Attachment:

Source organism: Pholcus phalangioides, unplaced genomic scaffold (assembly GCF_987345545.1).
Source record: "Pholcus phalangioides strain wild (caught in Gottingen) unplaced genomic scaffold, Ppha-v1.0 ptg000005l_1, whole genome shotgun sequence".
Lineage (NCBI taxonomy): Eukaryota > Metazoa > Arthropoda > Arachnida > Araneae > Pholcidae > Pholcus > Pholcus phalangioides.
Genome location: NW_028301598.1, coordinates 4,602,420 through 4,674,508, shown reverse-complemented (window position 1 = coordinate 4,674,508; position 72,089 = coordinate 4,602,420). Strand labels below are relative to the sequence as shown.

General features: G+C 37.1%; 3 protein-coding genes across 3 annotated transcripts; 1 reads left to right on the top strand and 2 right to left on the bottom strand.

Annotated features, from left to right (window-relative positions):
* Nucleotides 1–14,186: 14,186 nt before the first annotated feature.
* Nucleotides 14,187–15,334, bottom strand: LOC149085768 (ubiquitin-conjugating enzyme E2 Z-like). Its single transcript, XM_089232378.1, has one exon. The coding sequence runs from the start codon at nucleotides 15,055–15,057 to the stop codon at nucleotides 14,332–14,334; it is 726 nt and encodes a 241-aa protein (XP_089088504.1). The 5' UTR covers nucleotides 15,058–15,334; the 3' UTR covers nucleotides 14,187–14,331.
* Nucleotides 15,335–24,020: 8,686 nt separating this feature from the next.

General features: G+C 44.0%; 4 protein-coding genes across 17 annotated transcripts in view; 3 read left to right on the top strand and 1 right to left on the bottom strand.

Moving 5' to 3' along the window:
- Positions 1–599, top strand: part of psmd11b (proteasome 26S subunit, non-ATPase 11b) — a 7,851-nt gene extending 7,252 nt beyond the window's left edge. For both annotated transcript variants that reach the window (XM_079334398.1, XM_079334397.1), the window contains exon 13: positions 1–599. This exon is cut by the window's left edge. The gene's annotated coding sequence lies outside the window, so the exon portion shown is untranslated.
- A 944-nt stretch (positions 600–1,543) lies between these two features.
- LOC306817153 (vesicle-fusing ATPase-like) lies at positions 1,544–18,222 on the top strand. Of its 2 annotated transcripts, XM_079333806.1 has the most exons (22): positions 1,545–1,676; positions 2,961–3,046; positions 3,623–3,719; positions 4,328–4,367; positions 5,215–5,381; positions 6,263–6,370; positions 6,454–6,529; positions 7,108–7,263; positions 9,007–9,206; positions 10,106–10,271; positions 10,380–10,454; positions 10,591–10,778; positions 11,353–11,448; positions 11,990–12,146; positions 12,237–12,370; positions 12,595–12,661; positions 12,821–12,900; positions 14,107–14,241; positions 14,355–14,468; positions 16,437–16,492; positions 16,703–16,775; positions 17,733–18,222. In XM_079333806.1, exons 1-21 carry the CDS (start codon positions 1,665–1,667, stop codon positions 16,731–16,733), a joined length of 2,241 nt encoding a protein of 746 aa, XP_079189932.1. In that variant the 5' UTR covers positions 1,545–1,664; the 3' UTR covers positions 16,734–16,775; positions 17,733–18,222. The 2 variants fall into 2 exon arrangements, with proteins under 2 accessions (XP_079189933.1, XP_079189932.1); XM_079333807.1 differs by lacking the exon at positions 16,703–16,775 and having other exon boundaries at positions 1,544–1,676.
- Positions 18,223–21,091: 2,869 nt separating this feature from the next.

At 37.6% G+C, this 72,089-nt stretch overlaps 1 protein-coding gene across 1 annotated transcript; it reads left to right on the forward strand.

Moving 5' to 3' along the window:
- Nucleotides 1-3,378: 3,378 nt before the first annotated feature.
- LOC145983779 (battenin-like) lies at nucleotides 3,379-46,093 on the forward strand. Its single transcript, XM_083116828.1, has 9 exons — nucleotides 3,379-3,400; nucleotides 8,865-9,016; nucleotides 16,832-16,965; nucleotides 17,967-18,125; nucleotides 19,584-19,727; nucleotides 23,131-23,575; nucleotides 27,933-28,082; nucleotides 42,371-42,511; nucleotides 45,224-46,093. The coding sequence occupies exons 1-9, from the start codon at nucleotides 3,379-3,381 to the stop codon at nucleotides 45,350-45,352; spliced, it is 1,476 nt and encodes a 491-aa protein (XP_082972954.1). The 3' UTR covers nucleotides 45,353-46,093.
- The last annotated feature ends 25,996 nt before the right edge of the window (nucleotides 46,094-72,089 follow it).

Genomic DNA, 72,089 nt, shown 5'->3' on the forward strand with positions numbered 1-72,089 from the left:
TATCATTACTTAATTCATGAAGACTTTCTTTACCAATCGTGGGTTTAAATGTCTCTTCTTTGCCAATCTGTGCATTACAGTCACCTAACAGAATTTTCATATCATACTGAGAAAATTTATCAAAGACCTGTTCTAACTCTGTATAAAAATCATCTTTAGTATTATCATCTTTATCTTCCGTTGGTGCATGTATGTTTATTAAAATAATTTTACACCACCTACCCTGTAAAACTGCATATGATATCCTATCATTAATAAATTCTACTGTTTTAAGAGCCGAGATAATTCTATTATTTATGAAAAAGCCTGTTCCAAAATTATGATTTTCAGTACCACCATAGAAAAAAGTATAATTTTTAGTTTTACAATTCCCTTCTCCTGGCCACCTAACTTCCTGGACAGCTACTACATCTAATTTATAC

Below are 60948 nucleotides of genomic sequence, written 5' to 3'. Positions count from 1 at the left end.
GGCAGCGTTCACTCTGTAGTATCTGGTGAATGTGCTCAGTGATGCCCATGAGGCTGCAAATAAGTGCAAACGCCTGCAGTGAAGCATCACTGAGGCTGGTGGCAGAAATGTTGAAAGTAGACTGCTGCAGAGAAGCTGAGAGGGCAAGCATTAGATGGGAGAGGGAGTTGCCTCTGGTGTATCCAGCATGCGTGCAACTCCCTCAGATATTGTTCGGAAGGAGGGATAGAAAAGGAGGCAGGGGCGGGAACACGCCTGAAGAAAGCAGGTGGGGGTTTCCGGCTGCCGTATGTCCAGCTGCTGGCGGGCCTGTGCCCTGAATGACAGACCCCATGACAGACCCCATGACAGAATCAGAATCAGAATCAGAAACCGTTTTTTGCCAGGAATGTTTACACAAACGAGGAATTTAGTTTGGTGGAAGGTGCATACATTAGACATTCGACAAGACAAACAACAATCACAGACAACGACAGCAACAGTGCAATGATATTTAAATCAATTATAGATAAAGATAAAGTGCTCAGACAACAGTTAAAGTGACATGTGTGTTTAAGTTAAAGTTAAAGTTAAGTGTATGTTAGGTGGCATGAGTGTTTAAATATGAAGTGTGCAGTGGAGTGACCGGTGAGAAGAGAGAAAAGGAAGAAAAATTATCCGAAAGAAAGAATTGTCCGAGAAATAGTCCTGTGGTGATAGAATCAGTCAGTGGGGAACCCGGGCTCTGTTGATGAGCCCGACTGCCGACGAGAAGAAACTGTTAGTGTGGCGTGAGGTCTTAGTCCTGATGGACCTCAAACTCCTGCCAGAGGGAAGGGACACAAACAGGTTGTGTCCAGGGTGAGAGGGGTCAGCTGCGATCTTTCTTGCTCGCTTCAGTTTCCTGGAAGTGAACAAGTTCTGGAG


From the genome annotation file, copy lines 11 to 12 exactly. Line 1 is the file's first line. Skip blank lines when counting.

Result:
Moving 5' to 3' along the window:
- Positions 1–599, top strand: part of psmd11b (proteasome 26S subunit, non-ATPase 11b) — a 7,851-nt gene extending 7,252 nt beyond the window's left edge. For both annotated transcript variants that reach the window (XM_079334398.1, XM_079334397.1), the window contains exon 13: positions 1–599. This exon is cut by the window's left edge. The gene's annotated coding sequence lies outside the window, so the exon portion shown is untranslated.